Wellspring - Ending relationship and sexual abuse in Saratoga County

News & Events

"Fulton Woman Found Dead… Son Questioned"

At DVRC we've been working with our community to increase awareness of elder abuse. As I read in today's Saratogian an article entitled, Woman found dead in Fulton County home; son questioned, it resonated with me how important it is that we all be conscious of the prevalence and how to identify  elder abuse. This is an investigation in process, so we don't know the circumstances surrounding this woman's death.

June 15th was World Elder Abuse Awareness Day. A team from Leadership Saratoga helped us to begin a conversation with  businesses in our community who assist elders and are active in identifying and intervening to aid at risk elders. Click here to hear what Charles Wait  has to say about why this project was so important to his team.

The folks at WNYT helped us to get the message out on World Elder Abuse Awareness day by talking with me about elder abuse. But we need to be aware of elder abuse not just one day a year, but every day. So here are some facts:

  • 1 in 10 elders in the US are abused.
  • In 90% of cases elders are abused by family members.
  • 65% of elder abuse victims are women.
  • For elders experiencing abuse, the risk of death increases by 300%.
Upcoming posts:
What is Elder Abuse?
What can YOU do?

Key4Women Pay It Forward Day!

Join Marlo Merrithew, Key4Women manager and other Saratoga County women on Tuesday, July 16th, for Pay it Forward Day!
Where?    Wiawaka Holiday House
When?     11:30am-4:30pm
Learn things like:

  • Why service is a critical component in any advanced society
  • How the efforts of one can positively impact many in our community
  • How you can feel great about yourself while doing important volunteer work
  • By volunteering you can make connections with many other “Pay it Forward” minded women in business professionals!
Keynote presentation to be given by Barbara Sweet, Executive Director of the Tri-County United Way.
Kate Van Buren of DVRC and Christiine Dixon of Wiawaka Holiday House will also give overviews of each program and provide simple, but critical hands on projects you can volunteer for from start to finish.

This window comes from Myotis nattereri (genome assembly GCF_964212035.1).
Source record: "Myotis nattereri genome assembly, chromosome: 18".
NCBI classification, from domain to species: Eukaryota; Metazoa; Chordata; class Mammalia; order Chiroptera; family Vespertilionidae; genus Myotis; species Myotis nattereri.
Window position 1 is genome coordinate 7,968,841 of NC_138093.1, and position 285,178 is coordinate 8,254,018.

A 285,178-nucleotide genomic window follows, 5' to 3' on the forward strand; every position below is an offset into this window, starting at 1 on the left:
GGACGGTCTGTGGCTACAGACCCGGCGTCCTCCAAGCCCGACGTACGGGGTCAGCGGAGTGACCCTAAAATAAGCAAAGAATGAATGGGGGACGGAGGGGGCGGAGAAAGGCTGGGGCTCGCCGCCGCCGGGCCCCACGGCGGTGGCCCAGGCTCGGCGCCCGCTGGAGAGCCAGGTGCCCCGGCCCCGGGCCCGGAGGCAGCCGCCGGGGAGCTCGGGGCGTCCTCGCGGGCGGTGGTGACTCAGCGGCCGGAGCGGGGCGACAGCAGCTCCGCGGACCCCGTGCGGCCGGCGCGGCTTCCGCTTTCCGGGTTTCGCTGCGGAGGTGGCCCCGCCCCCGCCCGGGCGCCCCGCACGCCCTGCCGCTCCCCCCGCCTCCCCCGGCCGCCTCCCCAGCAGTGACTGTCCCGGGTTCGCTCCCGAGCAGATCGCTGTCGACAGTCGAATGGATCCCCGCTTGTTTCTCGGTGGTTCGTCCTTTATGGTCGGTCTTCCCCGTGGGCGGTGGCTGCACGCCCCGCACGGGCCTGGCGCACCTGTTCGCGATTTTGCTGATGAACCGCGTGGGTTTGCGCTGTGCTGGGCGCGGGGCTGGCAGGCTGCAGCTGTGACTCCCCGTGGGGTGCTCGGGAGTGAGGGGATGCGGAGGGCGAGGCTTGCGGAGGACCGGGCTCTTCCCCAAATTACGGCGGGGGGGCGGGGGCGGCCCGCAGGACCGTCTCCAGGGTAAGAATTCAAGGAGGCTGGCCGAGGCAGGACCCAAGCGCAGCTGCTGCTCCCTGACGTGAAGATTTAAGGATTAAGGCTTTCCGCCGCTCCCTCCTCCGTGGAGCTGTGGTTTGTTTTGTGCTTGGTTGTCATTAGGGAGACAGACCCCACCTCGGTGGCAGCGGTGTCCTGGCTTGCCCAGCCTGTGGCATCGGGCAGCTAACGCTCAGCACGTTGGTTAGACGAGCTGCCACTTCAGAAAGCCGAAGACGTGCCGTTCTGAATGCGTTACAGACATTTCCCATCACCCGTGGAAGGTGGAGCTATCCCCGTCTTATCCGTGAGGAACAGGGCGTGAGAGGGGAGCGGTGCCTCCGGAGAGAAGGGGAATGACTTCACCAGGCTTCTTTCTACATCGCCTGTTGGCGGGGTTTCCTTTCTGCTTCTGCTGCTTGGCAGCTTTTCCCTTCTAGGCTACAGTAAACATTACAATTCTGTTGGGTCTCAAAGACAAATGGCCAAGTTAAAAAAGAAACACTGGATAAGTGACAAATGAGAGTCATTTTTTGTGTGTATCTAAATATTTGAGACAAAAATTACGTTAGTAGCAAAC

Bring your own lunch, and learn how you can make a meaningful difference in your community!
RSVP tp Marlo Merrithew at (518) 587-2405 or email marlo_merrithew@keybank.com by Friday, July 12, 2013.

For directions visit www.wiawaka.org click about us and select directions.
Wiawaka Holiday House
3778 State Route 9L
Lake George, NY 12845

Knickknacks End Years of Abuse


(Lisa Cupolo, June 2013)

It wasn’t until she realized that her concern for her knickknacks became more important than her concern for her own life that she finally started her path to ending years of abuse.

Mary got married when she was young to a friend of the family.

“Although I was married, I was forced to have intercourse.  I felt like a rape victim with my own husband.  He pushed himself on me.  He forced me.”, said Mary describing the abuse.  “They (the abuser) think they control every part of you – even your body,” she said.

Approximately two-thirds of sexual assaults are committed by someone the victim knows (U.S. Department of Justice National Crime Victimization Study. 2005). In 2012, according to Domestic Violence and Rape Crisis Services of Saratoga County (DVRC), 32 percent of sexual assault clients reported that their perpetrator was a marital partner, partner or ex partner.  Another 28 percent reported that the sexual assault was perpetrated by an acquaintance, 23 percent by a relative and only 17 percent by a stranger.

The sexual abuse Mary experienced became a pattern in her life, as it does for many. The abusive patterns started for Mary when she was just five years old when she was sexually abused by a family member. In Mary’s case, sexual abuse came paired with mental and physical abuse and control.

When she gave birth to her first child at a young age, her husband had not allowed her to see a doctor until the day that she gave birth. “The hospital staff told my husband that if it wasn’t for the fact that we were married, they would report him,” Mary said recounting her experience.  “That was the only time during my abuse that I can remember thinking that someone cared about my experience as a victim of abuse,” she said.